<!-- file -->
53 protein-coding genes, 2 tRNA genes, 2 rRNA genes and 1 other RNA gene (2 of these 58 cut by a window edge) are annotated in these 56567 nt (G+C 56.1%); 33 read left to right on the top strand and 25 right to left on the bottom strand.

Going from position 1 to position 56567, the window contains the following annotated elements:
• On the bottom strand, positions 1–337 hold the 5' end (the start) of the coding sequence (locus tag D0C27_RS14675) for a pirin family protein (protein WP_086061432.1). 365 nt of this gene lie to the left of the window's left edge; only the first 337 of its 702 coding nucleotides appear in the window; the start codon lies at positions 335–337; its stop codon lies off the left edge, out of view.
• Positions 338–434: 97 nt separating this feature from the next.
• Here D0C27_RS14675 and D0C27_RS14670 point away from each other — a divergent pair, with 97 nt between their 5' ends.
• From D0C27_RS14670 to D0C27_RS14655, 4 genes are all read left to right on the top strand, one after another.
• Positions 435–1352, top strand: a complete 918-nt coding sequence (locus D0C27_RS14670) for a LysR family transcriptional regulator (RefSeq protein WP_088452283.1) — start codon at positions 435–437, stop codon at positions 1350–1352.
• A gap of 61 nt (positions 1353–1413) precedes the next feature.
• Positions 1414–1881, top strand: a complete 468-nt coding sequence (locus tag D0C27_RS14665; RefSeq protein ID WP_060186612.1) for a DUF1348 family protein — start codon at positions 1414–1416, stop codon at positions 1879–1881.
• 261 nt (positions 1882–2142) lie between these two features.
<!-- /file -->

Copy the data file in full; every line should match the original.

53 protein-coding genes, 2 tRNA genes, 2 rRNA genes and 1 other RNA gene (2 of these 58 cut by a window edge) are annotated in these 56567 nt (G+C 56.1%); 33 read left to right on the top strand and 25 right to left on the bottom strand.

Going from position 1 to position 56567, the window contains the following annotated elements:
• On the bottom strand, positions 1–337 hold the 5' end (the start) of the coding sequence (locus tag D0C27_RS14675) for a pirin family protein (protein WP_086061432.1). 365 nt of this gene lie to the left of the window's left edge; only the first 337 of its 702 coding nucleotides appear in the window; the start codon lies at positions 335–337; its stop codon lies off the left edge, out of view.
• Positions 338–434: 97 nt separating this feature from the next.
• Here D0C27_RS14675 and D0C27_RS14670 point away from each other — a divergent pair, with 97 nt between their 5' ends.
• From D0C27_RS14670 to D0C27_RS14655, 4 genes are all read left to right on the top strand, one after another.
• Positions 435–1352, top strand: a complete 918-nt coding sequence (locus D0C27_RS14670) for a LysR family transcriptional regulator (RefSeq protein WP_088452283.1) — start codon at positions 435–437, stop codon at positions 1350–1352.
• A gap of 61 nt (positions 1353–1413) precedes the next feature.
• Positions 1414–1881, top strand: a complete 468-nt coding sequence (locus tag D0C27_RS14665; RefSeq protein ID WP_060186612.1) for a DUF1348 family protein — start codon at positions 1414–1416, stop codon at positions 1879–1881.
• 261 nt (positions 1882–2142) lie between these two features.